Short-term variability in cognitive performance and the calibration of longitudinal change

Timothy A. Salthouse, John R. Nesselroade, Diane E. Berish

Research output: Contribution to journalArticlepeer-review

56 Scopus citations


Recent studies have documented that normal adults exhibit considerable variability in cognitive performance from one occasion to another. We investigated this phenomenon in a study in which 143 adults ranging from 18 to 97 years of age performed different versions of 13 cognitive tests in three separate sessions. Substantial within-person variability was apparent across 13 different cognitive variables, and there were also large individual differences in the magnitude of within-person variability. Because people differ in the amount of short-term variability, we propose that this variability might provide a meaningful basis for calibrating change in longitudinal research. Correlations among the measures of within-person variability were very low, even after we adjusted for reliability, and there was little evidence that increased age was associated with a larger amount of within-person variability.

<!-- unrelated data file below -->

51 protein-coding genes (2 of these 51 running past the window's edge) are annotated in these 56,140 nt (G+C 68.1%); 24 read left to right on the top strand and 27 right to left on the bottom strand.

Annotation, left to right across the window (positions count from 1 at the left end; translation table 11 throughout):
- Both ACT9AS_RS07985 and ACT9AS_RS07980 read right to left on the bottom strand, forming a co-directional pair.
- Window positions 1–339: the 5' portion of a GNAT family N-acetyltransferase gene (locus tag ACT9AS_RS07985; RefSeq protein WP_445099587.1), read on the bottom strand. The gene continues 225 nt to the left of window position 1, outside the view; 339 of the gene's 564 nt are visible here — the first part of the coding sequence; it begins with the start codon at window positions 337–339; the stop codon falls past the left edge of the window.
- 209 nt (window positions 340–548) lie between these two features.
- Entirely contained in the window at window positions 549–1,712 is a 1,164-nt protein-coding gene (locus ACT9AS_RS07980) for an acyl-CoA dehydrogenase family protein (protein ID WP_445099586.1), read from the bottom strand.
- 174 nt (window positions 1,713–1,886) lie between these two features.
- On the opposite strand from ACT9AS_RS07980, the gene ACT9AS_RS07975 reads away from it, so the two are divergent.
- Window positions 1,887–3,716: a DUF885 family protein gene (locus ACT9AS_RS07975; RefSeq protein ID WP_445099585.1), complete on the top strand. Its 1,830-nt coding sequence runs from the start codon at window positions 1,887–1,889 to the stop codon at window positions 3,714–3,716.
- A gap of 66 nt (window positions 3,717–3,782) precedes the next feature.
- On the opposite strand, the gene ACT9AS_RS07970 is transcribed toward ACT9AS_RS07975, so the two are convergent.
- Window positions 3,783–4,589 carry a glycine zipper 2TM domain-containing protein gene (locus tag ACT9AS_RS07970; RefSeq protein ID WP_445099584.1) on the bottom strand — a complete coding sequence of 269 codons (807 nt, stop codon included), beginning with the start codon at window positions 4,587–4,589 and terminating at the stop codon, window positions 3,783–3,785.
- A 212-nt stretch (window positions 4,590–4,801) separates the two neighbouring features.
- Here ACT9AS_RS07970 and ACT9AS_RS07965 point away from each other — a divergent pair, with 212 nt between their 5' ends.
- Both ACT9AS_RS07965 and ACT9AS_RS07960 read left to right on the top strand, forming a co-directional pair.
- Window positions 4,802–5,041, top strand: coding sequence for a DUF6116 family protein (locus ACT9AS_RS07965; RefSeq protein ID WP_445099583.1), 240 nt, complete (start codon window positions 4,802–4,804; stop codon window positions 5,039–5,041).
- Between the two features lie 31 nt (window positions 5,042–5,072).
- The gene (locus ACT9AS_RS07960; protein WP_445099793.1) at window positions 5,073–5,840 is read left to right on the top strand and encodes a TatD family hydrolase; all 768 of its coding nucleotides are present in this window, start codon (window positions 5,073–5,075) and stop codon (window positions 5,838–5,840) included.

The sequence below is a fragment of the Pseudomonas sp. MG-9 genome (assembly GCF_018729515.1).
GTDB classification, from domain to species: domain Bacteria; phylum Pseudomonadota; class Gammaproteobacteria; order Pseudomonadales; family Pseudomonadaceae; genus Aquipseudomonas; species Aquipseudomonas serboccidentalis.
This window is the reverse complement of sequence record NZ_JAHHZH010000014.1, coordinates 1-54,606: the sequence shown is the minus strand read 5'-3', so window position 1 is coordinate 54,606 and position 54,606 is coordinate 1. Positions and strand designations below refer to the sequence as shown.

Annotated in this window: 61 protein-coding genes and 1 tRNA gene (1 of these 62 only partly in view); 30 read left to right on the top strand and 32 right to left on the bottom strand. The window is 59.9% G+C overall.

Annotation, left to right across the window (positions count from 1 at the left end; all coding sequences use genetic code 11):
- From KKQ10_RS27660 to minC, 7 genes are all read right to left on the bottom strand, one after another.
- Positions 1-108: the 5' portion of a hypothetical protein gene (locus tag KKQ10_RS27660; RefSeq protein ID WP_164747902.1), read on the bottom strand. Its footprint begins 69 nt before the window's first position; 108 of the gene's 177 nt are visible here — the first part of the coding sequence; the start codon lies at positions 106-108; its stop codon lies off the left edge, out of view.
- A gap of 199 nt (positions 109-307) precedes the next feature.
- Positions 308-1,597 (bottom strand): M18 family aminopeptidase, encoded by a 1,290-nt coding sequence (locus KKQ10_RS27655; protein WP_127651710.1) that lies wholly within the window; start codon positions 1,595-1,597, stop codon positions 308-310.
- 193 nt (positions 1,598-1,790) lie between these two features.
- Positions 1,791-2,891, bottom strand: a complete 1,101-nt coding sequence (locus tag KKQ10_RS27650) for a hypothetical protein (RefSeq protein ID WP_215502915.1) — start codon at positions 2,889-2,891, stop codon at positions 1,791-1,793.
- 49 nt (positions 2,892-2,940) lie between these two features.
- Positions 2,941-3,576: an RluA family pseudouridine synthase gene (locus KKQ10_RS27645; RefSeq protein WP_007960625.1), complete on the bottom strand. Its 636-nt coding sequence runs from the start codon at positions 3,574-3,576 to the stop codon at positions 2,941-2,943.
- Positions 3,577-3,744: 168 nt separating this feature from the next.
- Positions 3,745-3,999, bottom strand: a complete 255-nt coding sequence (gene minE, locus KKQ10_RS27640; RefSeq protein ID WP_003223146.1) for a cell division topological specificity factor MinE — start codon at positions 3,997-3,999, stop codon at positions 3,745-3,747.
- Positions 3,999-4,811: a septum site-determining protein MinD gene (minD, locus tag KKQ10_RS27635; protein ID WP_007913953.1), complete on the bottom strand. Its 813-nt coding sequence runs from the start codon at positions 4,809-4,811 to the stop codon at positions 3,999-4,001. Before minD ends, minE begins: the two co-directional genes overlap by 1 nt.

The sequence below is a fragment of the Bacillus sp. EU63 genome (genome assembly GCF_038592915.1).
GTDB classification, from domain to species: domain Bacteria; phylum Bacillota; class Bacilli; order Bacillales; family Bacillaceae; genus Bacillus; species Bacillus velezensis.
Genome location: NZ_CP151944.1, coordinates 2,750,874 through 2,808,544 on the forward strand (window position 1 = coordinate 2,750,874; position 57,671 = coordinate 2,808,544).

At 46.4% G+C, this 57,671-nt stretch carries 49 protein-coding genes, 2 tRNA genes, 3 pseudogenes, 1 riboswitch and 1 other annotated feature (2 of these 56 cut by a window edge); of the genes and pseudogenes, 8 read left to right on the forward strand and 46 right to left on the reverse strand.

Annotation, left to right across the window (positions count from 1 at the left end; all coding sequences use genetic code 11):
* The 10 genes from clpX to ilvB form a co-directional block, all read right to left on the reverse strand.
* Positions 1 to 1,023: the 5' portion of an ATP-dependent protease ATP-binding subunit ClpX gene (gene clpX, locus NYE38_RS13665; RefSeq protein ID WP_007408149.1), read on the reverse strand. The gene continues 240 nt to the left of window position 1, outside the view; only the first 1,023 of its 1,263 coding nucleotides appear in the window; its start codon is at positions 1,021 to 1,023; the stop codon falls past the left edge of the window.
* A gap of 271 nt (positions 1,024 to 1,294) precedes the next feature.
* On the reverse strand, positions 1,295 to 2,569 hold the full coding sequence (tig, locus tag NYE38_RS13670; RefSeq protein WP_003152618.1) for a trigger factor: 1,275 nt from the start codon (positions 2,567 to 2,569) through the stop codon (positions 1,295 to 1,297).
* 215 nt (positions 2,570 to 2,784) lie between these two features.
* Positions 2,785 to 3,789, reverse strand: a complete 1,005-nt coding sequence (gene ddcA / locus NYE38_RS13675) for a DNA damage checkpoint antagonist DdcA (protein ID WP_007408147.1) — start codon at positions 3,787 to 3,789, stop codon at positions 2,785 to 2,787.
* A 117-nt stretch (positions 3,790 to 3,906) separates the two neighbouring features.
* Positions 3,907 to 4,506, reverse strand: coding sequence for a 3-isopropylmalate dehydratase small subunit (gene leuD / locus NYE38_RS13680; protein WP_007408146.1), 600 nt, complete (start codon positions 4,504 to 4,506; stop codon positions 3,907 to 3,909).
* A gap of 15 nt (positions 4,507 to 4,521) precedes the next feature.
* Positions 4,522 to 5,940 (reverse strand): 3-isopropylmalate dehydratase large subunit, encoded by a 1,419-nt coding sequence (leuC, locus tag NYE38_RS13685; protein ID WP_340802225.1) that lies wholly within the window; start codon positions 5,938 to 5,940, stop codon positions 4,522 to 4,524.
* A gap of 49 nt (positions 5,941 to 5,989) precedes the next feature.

Original languageEnglish (US)
Pages (from-to)P144-P151
JournalJournals of Gerontology - Series B Psychological Sciences and Social Sciences
Issue number3
StatePublished - May 2006

All Science Journal Classification (ASJC) codes

  • Health(social science)
  • Sociology and Political Science
  • Life-span and Life-course Studies


Dive into the research topics of 'Short-term variability in cognitive performance and the calibration of longitudinal change'. Together they form a unique fingerprint.

Cite this